She and her three fellow researchers have not so far sought investment from venture capitalists or strategic corporate partners. The target date to launch their product, known as LJ-102, is currently 2031.

“We’re offering something that’s never been available to women,” she says. “We have a family-planning method that addresses the female need for contraception and for protection against sexually transmitted disease. 

“We’re discreet, we don’t interfere with the cycle, which for a variety of cultures globally, is really important. We don’t have the health issues that hormonal manipulation comes along with. All of these aspects are critical. I think we are a gamechanger,” she tells ISRAEL21c. 

“For somebody who wants effective contraception and the ability to control it month by month, there is no better option than what we’re offering.”

Hervana Bio’s contraceptive would bypass the many problematic aspects of the Pill and other methods. Illustration by Buravleva Stock via Shutterstock.com
Hervana Bio’s contraceptive would bypass the many problematic aspects of the Pill and other methods. Illustration by Buravleva Stock via Shutterstock.com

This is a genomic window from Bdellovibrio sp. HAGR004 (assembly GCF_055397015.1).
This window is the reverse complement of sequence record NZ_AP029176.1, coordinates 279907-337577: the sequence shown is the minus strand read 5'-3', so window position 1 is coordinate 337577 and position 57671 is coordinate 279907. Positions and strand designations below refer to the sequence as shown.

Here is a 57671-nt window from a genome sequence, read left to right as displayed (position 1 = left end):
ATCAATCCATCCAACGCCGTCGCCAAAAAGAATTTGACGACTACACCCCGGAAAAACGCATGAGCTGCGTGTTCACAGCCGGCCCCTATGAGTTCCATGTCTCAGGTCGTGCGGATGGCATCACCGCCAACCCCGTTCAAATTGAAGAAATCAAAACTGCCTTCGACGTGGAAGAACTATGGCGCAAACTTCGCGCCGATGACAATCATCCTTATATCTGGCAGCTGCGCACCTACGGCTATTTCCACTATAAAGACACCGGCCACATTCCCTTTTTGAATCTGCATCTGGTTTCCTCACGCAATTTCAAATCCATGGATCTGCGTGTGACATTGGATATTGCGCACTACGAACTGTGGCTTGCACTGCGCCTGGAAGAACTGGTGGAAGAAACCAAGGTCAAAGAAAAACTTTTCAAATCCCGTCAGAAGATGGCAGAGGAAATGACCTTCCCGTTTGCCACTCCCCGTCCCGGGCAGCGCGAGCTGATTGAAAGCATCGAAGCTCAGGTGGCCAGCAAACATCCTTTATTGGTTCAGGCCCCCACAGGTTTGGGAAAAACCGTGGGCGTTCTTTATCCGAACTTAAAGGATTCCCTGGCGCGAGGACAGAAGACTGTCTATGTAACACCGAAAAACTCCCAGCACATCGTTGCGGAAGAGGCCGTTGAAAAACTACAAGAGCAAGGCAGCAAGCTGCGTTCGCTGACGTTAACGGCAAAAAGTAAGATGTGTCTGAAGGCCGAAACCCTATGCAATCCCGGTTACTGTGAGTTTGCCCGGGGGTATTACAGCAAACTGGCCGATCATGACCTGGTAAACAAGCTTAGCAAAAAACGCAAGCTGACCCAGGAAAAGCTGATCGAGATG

Sperm cells hauling backpacks

Her new form of contraception hinges on lactobacilli, a species of bacteria that’s part of the microbiome – a complex community of microorganisms – found in the female reproductive tract.

Lactobacilli play an important role in overall wellbeing. But their job description doesn’t include producing antibodies, an essential component of our immune system.

Teitelbaum and her team hijack the lactobacilli’s internal DNA machinery and give it the gene that makes it produce an antibody it wouldn’t otherwise produce.

“That antibody binds itself to the sperm, so it can no longer bind to the egg and fertilize it,” she says.

“Imagine you’re a sperm and you’re wearing a backpack, and you’re pulling an accordion behind you. All of a sudden, it’s a lot harder to work your way up to where you have to go.”

The once-a-month vaginal tablets turns the lactobacilli micro-organisms into mini-factories, producing the required anti-sperm antibody.